Our laboratory is interested in the neurogenetics and genomics of behavior in health and disease. We utilize a variety of techniques spanning from human molecular genetics and informatics to mouse behavioral neuroscience and neuroanatomy. We also continue both to develop novel methods for transgenesis, gene manipulation, and transcriptional profiling of the brain. We use these tools to develop mouse models, particularly those that mimic genetic variations identified from human patient populations, with the goal of trying to understand the cellular and molecular underpinnings of behavior. We are particularly focused on the neurodevelopmental disorder of autism. Based on human genetics and cell specific expression profiling we have successfully identified genes regulating behaviors ranging from social communication to sleep homeostasis. We are now expanding these efforts to try and uncover the neurobiology mediating the effects of these genes.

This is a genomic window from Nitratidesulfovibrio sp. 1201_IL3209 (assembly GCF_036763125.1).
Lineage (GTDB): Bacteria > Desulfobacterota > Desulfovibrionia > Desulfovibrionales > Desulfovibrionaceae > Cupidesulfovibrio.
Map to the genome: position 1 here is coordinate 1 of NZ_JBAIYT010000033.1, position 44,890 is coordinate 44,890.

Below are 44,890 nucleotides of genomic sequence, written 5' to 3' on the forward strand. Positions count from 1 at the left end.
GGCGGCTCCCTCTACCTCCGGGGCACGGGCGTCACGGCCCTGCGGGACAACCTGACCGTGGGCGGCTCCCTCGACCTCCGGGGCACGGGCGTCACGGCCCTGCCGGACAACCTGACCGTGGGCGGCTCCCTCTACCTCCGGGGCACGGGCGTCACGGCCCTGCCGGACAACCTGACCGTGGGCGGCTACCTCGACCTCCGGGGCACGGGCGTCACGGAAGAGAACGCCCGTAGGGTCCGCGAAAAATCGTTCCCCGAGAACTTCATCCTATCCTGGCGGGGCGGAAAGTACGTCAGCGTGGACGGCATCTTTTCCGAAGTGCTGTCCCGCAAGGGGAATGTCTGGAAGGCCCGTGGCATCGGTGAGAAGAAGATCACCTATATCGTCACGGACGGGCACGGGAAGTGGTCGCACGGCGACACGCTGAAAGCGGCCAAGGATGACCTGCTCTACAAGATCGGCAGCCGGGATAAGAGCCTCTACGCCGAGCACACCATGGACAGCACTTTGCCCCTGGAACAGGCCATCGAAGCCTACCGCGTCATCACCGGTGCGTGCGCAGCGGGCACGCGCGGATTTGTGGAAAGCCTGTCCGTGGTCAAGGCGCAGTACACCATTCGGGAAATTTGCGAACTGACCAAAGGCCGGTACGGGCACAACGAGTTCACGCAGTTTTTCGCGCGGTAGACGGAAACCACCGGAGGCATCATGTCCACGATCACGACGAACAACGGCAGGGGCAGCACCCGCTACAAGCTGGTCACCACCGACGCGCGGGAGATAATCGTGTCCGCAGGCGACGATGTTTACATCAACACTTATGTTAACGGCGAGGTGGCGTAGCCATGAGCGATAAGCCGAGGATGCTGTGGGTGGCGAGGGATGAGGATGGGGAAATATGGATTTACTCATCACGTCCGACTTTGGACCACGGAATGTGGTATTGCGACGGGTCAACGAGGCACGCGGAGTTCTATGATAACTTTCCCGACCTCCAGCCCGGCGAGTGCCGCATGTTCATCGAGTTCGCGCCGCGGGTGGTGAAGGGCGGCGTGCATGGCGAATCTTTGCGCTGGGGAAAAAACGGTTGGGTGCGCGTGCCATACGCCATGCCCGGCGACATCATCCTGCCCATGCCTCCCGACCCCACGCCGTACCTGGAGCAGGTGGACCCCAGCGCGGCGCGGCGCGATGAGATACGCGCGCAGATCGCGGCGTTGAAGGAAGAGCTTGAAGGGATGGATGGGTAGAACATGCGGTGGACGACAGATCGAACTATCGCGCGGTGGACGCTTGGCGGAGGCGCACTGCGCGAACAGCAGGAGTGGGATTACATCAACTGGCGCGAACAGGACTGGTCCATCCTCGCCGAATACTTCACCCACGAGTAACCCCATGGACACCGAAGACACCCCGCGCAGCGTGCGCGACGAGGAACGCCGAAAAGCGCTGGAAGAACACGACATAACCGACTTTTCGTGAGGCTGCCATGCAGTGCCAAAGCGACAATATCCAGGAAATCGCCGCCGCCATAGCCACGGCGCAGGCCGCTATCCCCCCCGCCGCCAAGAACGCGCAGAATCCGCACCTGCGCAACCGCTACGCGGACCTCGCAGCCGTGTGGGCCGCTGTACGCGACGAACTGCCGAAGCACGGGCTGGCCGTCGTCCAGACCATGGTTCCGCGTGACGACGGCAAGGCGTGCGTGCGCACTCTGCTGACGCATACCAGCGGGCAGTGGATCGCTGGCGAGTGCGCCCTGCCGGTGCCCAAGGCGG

We are endlessly grateful to the institutions and foundations whose funding has made–and continues to make–our work possible: